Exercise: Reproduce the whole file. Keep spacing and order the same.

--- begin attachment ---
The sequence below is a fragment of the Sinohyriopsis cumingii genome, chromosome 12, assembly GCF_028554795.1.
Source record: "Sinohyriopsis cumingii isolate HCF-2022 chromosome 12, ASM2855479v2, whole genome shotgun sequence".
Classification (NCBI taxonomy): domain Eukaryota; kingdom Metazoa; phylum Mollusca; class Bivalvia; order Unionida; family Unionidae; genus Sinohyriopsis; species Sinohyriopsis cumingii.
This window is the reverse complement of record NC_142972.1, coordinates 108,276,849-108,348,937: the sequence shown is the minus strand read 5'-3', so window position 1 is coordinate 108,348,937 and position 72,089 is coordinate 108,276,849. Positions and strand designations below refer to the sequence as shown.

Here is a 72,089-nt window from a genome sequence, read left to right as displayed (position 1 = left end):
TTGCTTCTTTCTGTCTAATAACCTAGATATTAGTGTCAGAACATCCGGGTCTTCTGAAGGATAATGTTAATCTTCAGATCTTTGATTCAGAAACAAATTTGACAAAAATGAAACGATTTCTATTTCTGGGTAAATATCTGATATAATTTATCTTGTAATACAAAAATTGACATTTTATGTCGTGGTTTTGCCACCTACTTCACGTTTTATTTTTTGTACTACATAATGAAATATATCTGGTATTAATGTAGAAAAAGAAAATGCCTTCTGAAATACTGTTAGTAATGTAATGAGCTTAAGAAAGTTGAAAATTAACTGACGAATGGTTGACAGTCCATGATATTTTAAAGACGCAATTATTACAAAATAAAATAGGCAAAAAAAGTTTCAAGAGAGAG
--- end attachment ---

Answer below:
The sequence below is a fragment of the Sinohyriopsis cumingii genome, chromosome 12, assembly GCF_028554795.1.
Source record: "Sinohyriopsis cumingii isolate HCF-2022 chromosome 12, ASM2855479v2, whole genome shotgun sequence".
Classification (NCBI taxonomy): domain Eukaryota; kingdom Metazoa; phylum Mollusca; class Bivalvia; order Unionida; family Unionidae; genus Sinohyriopsis; species Sinohyriopsis cumingii.
This window is the reverse complement of record NC_142972.1, coordinates 108,276,849-108,348,937: the sequence shown is the minus strand read 5'-3', so window position 1 is coordinate 108,348,937 and position 72,089 is coordinate 108,276,849. Positions and strand designations below refer to the sequence as shown.

Here is a 72,089-nt window from a genome sequence, read left to right as displayed (position 1 = left end):
TTGCTTCTTTCTGTCTAATAACCTAGATATTAGTGTCAGAACATCCGGGTCTTCTGAAGGATAATGTTAATCTTCAGATCTTTGATTCAGAAACAAATTTGACAAAAATGAAACGATTTCTATTTCTGGGTAAATATCTGATATAATTTATCTTGTAATACAAAAATTGACATTTTATGTCGTGGTTTTGCCACCTACTTCACGTTTTATTTTTTGTACTACATAATGAAATATATCTGGTATTAATGTAGAAAAAGAAAATGCCTTCTGAAATACTGTTAGTAATGTAATGAGCTTAAGAAAGTTGAAAATTAACTGACGAATGGTTGACAGTCCATGATATTTTAAAGACGCAATTATTACAAAATAAAATAGGCAAAAAAAGTTTCAAGAGAGAG